In this episode, Aviv and Matt discuss one of the most crucial, yet often overlooked facets of business and life: purpose. Having purpose is at the center of an organization’s core beliefs and values and, thus, has a direct correlation to success. Matt expounds on the Five Opportunities of Purpose, which include employee engagement, innovation, societal contribution, brand relevance and consumer attention. He uses case studies from Airbnb, The Walt Disney Company, Zappos, Apple, LEGO and Barbie to amplify the value and importance of being purpose-driven. Matt shares lessons learned from his father, a former corporate executive and two-term governor of Rhode Island, and other mentors that have shaped his journey through business and life. Finally, Matt leaves the audience with some sage advice. He encourages identifying your origin moment, being true to your convictions, and discovering your passions to unlock endless possibilities.
In this episode, Aviv analyzes the three major mindsets and pinpoints how they influence our leadership abilities. These include the mindsets of ‘what’s wrong,’ ‘what works,’ and ‘what matters.’ In identifying these mindsets, Aviv suggests that the second and third mindsets provide a path to multiple blessings and positive energy. They empower us to participate in shaping and creating our own future. Aviv speaks to the pivotal nature of choosing to take personal responsibility. He suggests that the most important choice we can make is to let go of the preoccupation of ‘what’s wrong’ in favor of focusing on ‘what works.’ Finally, Aviv provides seven steps we all can implement in order to abandon the first mindset and apply the second and third mindsets to enrich our lives.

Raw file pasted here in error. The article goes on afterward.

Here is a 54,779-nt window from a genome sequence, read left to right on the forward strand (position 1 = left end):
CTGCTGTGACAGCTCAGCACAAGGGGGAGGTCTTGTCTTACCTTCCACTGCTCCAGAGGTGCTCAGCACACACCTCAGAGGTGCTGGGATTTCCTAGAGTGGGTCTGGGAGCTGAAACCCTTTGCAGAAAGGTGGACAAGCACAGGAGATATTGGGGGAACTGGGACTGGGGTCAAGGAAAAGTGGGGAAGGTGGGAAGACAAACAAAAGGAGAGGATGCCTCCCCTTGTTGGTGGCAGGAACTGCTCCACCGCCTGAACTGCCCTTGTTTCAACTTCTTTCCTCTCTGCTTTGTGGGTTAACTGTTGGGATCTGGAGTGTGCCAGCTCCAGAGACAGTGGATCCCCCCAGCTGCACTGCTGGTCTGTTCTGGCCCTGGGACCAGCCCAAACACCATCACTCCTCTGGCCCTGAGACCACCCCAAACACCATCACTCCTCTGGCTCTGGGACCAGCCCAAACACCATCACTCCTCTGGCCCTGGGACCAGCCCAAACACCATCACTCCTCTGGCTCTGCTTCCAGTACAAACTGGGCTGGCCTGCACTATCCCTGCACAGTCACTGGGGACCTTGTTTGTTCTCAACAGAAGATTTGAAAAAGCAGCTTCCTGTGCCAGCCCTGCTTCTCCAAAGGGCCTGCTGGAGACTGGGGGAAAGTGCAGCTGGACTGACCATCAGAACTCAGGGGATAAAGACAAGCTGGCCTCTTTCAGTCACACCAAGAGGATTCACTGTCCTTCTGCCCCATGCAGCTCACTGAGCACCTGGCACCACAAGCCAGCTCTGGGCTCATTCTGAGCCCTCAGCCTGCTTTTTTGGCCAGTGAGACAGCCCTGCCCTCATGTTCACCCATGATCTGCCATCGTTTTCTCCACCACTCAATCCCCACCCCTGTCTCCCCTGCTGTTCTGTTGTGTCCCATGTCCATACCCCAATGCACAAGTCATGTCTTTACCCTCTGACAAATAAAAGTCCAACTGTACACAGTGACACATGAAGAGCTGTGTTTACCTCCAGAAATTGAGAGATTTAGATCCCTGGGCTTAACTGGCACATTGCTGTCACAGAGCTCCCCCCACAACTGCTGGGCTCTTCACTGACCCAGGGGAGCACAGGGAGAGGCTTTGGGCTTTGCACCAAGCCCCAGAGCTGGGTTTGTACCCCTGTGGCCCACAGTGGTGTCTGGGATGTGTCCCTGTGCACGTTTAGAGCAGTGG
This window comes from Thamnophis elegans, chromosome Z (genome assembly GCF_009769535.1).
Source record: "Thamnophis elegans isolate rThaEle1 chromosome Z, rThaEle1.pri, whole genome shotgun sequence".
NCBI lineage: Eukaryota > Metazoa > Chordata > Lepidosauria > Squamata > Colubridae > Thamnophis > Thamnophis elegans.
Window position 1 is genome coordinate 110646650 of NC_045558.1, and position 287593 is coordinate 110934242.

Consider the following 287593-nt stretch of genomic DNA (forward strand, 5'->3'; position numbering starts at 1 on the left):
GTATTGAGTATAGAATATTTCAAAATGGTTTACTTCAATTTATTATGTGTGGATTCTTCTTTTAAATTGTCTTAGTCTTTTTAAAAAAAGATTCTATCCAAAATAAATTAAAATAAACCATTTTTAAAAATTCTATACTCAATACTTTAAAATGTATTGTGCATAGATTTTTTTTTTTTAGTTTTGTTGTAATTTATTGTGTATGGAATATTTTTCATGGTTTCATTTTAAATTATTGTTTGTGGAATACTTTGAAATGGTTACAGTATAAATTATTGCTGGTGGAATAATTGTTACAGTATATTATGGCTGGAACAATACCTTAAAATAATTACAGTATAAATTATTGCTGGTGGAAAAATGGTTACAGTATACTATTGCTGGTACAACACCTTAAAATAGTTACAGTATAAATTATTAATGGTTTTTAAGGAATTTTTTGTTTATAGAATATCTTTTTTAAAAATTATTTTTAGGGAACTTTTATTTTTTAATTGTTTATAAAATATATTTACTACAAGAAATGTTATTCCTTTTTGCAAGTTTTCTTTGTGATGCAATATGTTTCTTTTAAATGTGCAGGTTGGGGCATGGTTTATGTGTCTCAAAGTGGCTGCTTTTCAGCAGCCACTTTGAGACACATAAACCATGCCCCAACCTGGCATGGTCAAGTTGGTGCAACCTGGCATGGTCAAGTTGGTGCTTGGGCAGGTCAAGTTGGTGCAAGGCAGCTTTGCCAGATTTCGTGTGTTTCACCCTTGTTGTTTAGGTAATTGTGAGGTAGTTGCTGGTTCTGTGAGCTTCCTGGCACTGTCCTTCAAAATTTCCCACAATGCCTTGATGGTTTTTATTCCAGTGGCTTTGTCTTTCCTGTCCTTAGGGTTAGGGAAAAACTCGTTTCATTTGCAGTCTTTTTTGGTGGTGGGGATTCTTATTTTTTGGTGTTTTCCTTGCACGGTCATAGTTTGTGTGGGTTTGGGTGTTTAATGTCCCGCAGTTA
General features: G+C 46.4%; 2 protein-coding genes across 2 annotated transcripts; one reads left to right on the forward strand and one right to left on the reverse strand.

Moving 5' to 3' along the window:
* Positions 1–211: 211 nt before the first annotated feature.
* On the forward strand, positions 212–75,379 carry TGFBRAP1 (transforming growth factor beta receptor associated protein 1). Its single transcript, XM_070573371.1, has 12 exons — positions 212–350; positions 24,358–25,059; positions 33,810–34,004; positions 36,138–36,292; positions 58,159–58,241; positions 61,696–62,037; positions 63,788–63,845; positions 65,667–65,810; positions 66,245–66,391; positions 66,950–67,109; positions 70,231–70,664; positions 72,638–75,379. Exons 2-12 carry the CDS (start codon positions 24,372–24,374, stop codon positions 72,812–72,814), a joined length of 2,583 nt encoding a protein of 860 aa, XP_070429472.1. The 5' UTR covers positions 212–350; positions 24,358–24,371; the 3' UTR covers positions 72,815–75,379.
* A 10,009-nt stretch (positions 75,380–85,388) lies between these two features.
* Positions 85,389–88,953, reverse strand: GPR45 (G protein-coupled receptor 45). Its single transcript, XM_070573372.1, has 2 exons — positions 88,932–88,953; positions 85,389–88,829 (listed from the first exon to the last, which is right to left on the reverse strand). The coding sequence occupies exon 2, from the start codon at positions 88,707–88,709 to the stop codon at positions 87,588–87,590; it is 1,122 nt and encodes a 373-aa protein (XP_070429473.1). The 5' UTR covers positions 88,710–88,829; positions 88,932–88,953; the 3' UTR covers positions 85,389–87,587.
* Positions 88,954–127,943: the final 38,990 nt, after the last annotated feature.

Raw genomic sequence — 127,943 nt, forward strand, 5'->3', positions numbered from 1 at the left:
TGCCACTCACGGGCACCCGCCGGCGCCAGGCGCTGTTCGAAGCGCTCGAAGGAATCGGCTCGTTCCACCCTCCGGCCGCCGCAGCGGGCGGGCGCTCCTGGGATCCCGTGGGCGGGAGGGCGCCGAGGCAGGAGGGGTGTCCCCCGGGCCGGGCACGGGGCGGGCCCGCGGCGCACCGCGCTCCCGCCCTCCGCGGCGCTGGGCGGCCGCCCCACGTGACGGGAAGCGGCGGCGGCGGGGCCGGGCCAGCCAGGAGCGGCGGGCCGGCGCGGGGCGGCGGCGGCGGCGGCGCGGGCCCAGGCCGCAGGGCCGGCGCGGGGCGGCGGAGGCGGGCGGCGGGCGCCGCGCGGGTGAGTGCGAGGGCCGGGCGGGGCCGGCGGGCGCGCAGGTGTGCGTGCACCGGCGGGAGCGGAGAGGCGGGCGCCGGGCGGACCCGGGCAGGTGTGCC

In this episode, Aviv and Joe expound on the evolution of Silicon Valley from a metadata to a meta-analysis perspective. They dissect the three levels of consciousness in the workplace, which include the structure focus, work focus, and value focus. Among these, value focus is the most critical as it is defined by employees who see themselves through the value they contribute to the organization. Joe shares the two lessons that have been the most beneficial to his career, including leveraging the collective power of teams and understanding client and customer needs.
In this episode, Aviv expounds on the concept of achieving breakthrough collaboration by elevating key partnerships. Aviv reflects on the Partnering TIP, which focuses on trust, imperative and purpose. He introduces a key exercise as well as questions to reflect on while participating in this exercise. Finally, Aviv urges the audience to engage their respective teams in this partnering exercise in order to gain new perspective and actionable insight to their growth opportunities.
In this Episode, Mark highlights his experiences as an Operational Leader. He describes his work with globally diverse teams, with different backgrounds and cultures and how these experiences shaped his leadership style. Mark weaves the story of his formative years which inspired his desire to continue improving processes and finding better solutions for customers and organizations, all of which are factors that have led to his success today. Mark encourages listeners to be customer-driven and discover how they can improve the solutions and services they manage. He reflects on the four elements of an operational leader and the importance of constantly learning.